Economic Update: What "Capitalism's Decline" Means (REPEAT)

[S10 E46] REPEAT

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This week's show is dedicated to a discussion of the signs of US capitalism's decline. US history as the passage of US capitalism from its birth, through its state-supported growth and expansion, to its global peaking from 1945 to 2000. Wolff presents the causes of its ongoing decline this 21st century, and then offers a conclusion on the right, center and left political responses to decline.

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Showing 2 comments

  • Sonny Wiehe
    commented 2023-01-01 18:32:50 -0500
    Once again, the fallacy of Professor Wolf’s sermon is that the progressive left policies that were tried after the stock market collapse of 1929 never actually worked. Sure, they were tried. But they (WPA, ration cards, etc) yielded no broad success stories. It was actually victory in WWII that brought the U.S. out of economic depression. Had we lost, we would have likely been in the same shape as the German Wiemar Republic after WWI. Indeed, our debt-to- gdp ratio in 1946 was 114% (a record up until the 2020 pandemic). However, we smartly allied ourselves with Russia in WWII and were both victorious. And to the victor, go the spoils. The U.S. reaped, with a military vengeance, those spoils internationally for almost 30 years— with Russia playing a new “cold war” role of our perpetual political adversary which allowed the insane build up of the U.S. military industrial complex whose only real goal was protecting global corporate investments.

    But, eventually even the spoils of war become scarce. So the recipe was attempted in Vietnam when our U.S. economy, once again, turned sour. However, that meal didn’t end up so tasty. Our collective debt ballooned out of control. In response (and by emergency order) the U.S. jettisoned the gold standard behind its singularly dictated global reserve currency, the U.S. dollar,—-and the U.S. has been in an economic death spiral ever since. The illegal and failed invasions of Iraq and Afghanistan were simply the latest (and vain) attempts to resurrect the WWII recipe for economic stimulation via military “Shock and Awe” domination. With the current cumulative net operating debt at $31.5T, U.S. citizens are paying over 1 billion dollars a day simply to cover that debt spending by global elites. It is clearly unsustainable. Yet Americans allow their current neo liberal government to pile on ever more debt in hopes of replicating a former recipe for which we no longer have the essential ingredients. Multiple and vain attempts at reproducing our once successful recipe have only yielded economic insanity. What is it called when you try the same thing over in over and get the same results—yet unwittingly expect a different outcome? Yes; that would be the American people.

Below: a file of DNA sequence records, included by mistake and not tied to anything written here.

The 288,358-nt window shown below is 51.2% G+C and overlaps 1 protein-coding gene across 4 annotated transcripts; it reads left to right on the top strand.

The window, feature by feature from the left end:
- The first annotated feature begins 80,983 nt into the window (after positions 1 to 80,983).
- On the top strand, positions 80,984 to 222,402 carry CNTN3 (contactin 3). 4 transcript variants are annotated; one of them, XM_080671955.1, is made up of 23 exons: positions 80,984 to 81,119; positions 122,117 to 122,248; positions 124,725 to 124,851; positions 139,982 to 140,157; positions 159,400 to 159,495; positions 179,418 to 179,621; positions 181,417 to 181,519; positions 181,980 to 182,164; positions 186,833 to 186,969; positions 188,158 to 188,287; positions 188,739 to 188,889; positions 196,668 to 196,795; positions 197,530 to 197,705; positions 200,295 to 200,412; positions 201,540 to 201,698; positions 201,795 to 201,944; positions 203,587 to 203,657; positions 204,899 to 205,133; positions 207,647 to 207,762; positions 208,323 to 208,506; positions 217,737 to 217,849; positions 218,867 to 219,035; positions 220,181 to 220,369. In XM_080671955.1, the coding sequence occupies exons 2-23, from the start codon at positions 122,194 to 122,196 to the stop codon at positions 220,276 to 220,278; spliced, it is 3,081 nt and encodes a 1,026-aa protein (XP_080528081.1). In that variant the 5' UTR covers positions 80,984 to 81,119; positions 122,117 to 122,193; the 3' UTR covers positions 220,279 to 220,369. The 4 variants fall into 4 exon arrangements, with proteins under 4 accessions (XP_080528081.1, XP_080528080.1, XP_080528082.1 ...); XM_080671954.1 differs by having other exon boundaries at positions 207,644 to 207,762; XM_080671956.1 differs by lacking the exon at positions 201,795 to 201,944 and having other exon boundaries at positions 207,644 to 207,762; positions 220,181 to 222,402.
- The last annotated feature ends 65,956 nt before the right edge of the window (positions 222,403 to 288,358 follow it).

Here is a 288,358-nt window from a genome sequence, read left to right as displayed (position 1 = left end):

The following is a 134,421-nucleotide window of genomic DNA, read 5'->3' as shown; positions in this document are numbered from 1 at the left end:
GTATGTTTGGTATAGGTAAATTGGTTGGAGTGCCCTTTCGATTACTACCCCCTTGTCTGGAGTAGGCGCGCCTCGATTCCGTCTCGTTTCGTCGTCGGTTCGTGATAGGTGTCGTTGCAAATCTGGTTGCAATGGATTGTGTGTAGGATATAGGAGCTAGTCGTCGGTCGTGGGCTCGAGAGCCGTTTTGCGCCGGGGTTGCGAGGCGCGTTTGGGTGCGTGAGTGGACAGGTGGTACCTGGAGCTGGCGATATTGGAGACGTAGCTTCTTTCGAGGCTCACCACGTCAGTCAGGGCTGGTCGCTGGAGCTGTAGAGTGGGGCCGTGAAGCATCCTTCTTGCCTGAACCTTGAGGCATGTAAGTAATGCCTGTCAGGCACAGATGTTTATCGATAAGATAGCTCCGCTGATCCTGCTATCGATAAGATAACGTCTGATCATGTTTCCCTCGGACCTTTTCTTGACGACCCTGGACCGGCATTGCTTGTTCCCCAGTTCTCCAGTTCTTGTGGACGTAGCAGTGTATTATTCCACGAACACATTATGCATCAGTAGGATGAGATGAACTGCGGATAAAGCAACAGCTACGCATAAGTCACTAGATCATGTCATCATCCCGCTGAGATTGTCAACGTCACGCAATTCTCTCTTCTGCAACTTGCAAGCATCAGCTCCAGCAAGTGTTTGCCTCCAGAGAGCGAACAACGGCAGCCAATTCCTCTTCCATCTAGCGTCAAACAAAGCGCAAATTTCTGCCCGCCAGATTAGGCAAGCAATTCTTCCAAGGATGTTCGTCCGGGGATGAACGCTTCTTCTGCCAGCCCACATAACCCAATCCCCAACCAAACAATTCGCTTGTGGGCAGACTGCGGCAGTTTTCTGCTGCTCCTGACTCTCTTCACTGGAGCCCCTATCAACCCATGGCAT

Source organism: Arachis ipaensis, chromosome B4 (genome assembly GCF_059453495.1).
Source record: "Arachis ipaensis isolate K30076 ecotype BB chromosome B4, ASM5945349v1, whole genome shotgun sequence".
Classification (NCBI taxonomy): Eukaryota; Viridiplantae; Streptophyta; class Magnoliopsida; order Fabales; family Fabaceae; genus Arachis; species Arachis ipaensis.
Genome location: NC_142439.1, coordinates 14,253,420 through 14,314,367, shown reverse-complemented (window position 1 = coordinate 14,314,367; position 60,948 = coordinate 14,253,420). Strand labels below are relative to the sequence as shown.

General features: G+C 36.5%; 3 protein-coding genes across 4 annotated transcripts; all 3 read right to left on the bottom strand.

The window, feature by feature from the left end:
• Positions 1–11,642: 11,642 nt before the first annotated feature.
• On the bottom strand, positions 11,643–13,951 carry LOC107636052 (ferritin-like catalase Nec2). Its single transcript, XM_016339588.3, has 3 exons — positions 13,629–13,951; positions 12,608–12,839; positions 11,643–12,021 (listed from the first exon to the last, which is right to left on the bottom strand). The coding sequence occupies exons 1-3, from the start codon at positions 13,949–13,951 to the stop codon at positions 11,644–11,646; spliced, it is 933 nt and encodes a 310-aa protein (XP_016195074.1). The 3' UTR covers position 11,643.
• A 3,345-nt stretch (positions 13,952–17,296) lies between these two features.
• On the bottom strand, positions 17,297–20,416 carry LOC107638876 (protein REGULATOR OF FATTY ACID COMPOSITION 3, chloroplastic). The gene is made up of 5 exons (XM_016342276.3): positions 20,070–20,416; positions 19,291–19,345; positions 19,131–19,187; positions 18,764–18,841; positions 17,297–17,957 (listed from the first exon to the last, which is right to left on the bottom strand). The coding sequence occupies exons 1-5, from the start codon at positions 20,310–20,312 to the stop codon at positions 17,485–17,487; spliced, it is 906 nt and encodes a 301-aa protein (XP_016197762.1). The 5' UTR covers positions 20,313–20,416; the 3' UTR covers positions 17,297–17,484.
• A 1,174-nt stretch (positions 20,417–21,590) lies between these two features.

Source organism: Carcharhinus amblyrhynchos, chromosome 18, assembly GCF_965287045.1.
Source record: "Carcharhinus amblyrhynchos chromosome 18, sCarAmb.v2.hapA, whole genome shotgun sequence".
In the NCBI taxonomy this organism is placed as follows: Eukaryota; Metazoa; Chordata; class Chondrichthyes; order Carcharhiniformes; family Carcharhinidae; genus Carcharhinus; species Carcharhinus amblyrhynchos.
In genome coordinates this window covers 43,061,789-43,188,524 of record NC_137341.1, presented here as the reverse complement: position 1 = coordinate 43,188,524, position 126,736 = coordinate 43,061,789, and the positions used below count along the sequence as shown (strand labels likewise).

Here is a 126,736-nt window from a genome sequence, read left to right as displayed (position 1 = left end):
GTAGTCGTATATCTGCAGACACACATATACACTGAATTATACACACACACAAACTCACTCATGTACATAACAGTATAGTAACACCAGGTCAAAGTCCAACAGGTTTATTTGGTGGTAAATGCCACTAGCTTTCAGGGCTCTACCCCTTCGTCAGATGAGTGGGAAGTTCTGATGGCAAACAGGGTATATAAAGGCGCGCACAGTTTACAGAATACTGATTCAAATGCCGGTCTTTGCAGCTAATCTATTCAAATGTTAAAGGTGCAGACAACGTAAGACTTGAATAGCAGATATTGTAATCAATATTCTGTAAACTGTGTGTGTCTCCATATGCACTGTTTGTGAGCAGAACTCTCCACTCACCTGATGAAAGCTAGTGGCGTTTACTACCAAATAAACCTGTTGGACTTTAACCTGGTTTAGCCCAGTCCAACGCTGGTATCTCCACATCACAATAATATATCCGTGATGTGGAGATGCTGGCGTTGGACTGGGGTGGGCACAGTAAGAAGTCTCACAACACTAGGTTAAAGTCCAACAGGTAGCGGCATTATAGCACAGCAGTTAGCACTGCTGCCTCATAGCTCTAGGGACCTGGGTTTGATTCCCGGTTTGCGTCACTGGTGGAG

Yet the Professor argues that left leaning, neo liberal agendas are the answer to economic prosperity? Haha. History has never proven that to be a successful tact. In fact, the premise (which is in operation as we speak) has proven itself to be an utterly laughable proposition. The only sizeable economies that have been successful with ultra left, repressive, communist economies are ones such as found in the USSR and the Peoples Republic of China. Personally, I reject that rancid, dead-end meal.

    Rather than yearning for communism, I believe our best hope is to return the U.S. back to a functioning Republic (government of the people, by the people, and for the people) – rather than allow it to continue to be run by a economic cartel masquerading as the Federal Reserve “Board” whose main objective is to cater to the profit motives of the military industrial complex at the expense of the U.S. taxpayer. As John Lennon and Yoko Ono famously sang, "War is over, if you want it. If you don’t, then enjoy your meal!

  • Edward Dodson
    commented 2022-12-21 16:02:26 -0500
    Important insights into the reasons by any empire declines is found in the book “Power and Privilege” written by Gerhard Lenski, published in 1966. He describes how hierarchy and privilege arises once people begin to settle in one place. Rules for allocation of land and natural resources are needed. While initially such rules are established based on fairness, all settled societies eventually come to establish private property “rights” to nature, and those who come to rule over the majority become the primary beneficiary of the rules of law they impose. The U.S. history is no exception, and the laws of this nation have been written to secure and protect monopoly privileges. Rent-seeking is rewarded. Production of actual goods and needed services is penalized, on the other hand, by the combination of having to pay rents to those who control nature as well as taxes required to provide public goods and services.

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